Despite its tonal shifts, the new Suicide Squad does bring back some of the Suicide Squad characters from the previous film, including Davis’ Waller, ostensible team leader Colonel Rick Flag (Joel Kinnaman), Aussie psychopath Captain Boomerang (Jai Courtney), and, most importantly, Harley Quinn (Margot Robbie), who has since starred in the well-received Birds of Prey. This time, they’re joined by Bloodsport (Idris Elba) and Peacemaker (John Cena), both adept marksmen and assassins, as well as the Polka-Dot Man (David Dastmalchian) and Ratcatcher 2 (Daniela Melchior), two of the more bizarre superhumans. He tosses lethal polka dots, while she commands hordes of rats. T.D.K. (Nathan Fillion), Blackguard (Pete Davidson), and Savant (Michael Rooker) are among the lesser antagonists. Our heroes must infiltrate onto the fictional island nation of Corto Maltese, which has recently had a violent coup, and enter an old fortress to destroy a secret alien experiment known as Project Starfish.
Of course, the story isn’t really the goal here, and you can feel the film sag whenever it has to deal with any sort of plot. Gunn, who also authored the screenplay, doesn’t seem to care about grounding these characters in anything approximating reality. Maybe it’s because he struggles with sincerity anytime a moment asks for it: Bloodsport and his adolescent daughter have an early prison conversation that appears to be intended to develop real payoff for the character, but it’s impossible not to detect Gunn the screenwriter throwing his hands in the air when parent and child start shouting “Fuck yous” at each other. Meanwhile, the film’s last act’s, multiple discoveries and betrayals are so predictable that you’ll forget about them even as they happen.
When Gunn, the director, goes all out with the raunchy jokes and over-the-top gunplay, the Suicide Squad works best. For sure, he’s a sleek filmmaker. He has a knack for visual punchlines that make his more grotesque excesses acceptable. He shoots action with precision and has a knack for visual gags that make his most heinous deeds bearable. Let me give you an example. Early in the film, a character who brutally kills a bird has his head blasted off, and Gunn makes care to cut to the same type of bird landing on the man’s bloodied neck and plucking a piece of shredded flesh. And, this was someone we liked. A subsequent massacre features unnecessary background humor as Bloodsport and Peacemaker discreetly strive for the most kills (dudes exploding, getting hacked to pieces, being electrocuted, etc.) Gunn’s knack for filthy humor is masterfully combined with a highly confident sense of style, like Steven Spielberg delivering a dick joke.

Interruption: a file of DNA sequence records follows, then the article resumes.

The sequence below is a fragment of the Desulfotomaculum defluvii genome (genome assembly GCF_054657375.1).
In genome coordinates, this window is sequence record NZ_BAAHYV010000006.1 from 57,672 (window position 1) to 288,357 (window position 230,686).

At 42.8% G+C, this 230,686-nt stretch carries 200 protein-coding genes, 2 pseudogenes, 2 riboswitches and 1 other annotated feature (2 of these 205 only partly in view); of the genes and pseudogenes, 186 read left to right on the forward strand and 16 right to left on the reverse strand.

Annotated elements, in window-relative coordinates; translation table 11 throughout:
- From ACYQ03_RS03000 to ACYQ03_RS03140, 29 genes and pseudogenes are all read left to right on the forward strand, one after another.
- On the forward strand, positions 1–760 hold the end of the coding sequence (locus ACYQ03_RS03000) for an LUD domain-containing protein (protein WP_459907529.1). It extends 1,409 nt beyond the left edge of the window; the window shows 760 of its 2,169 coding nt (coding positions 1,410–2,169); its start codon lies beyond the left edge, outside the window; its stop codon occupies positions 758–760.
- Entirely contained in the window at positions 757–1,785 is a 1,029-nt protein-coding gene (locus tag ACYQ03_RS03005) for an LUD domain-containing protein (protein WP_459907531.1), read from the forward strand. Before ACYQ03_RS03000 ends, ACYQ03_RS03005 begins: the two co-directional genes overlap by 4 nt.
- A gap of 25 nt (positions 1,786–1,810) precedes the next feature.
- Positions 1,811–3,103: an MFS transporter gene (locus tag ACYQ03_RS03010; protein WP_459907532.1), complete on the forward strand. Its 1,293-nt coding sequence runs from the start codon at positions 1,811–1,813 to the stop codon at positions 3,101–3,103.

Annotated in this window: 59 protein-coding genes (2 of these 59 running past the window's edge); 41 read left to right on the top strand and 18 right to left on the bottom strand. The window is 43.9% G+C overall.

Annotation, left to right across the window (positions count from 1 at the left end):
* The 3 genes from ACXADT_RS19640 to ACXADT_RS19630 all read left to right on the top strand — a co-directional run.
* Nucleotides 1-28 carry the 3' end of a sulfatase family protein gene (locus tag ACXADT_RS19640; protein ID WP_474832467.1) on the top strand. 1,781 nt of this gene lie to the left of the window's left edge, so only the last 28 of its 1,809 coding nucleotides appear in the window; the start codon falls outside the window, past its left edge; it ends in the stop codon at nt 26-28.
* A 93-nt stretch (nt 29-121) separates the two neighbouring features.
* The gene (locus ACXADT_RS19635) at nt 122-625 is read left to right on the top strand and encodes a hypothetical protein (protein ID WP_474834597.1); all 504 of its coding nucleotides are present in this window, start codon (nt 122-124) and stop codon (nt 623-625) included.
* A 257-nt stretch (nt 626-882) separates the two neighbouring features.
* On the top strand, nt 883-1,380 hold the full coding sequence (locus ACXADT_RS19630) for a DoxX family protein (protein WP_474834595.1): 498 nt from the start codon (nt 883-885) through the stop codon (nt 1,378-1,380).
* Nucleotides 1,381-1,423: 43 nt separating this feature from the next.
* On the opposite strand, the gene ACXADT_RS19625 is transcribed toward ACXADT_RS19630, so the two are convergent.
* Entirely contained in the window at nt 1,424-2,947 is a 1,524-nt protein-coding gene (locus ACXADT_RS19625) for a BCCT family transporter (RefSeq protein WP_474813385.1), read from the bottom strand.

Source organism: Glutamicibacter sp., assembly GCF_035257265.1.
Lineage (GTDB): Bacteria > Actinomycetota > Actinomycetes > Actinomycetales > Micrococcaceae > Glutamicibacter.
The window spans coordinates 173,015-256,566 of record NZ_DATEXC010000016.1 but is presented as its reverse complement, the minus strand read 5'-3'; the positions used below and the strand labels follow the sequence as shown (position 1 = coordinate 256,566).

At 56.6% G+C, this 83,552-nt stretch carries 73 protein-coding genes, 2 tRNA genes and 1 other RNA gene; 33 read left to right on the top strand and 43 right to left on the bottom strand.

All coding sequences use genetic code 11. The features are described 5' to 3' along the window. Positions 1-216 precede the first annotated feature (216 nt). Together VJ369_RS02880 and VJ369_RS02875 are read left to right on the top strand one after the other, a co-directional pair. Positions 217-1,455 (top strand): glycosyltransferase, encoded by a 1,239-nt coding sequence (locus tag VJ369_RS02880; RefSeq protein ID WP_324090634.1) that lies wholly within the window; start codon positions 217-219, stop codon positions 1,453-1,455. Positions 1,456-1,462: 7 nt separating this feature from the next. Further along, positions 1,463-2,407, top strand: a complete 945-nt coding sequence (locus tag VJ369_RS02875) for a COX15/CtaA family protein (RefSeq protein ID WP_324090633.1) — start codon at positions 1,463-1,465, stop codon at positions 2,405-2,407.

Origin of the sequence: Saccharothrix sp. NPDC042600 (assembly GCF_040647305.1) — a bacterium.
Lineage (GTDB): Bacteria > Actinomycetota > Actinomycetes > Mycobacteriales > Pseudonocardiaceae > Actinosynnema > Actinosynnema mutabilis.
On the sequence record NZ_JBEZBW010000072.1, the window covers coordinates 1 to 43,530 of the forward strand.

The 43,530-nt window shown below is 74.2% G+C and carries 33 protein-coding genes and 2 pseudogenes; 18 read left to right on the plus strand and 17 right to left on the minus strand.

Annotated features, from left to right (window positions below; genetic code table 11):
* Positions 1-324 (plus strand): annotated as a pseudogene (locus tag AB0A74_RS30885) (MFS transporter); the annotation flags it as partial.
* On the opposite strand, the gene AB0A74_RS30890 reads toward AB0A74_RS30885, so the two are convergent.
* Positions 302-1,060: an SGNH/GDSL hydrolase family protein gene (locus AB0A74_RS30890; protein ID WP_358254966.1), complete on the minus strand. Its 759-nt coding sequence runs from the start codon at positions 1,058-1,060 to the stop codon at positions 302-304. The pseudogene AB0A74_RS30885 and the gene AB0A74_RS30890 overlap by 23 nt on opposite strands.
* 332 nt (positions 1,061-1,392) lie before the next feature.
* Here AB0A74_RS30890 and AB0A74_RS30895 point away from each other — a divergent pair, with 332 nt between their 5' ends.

However, a bit of this thing goes a long way, and it’s plausible that The Suicide Squad is both too terrific and not good enough. There are many memorable sequences and lines in the film, but none of them seem to add up to anything. You start to become tired with the lack of narrative momentum and fascinating character arcs. Even the jokes get old after a while. The Polka-Dot Man, who Dastmalchian plays with tight, soft-spoken eeriness, has the best line in the film: “I don’t like to kill people, but it’s easier if I believe they’re my mom,” he says early on, and it’s a terrifying, comic relief, expertly tossed off. Gunn, on the other hand, does not stop there. The character then goes on to describe why he despises his mother. It’s incredibly entertaining when this happens for the first time. It feels like a joke being driven into the ground after the third time it happens. The film contains a lot of humor and style, but not much more. For some people, that might be sufficient.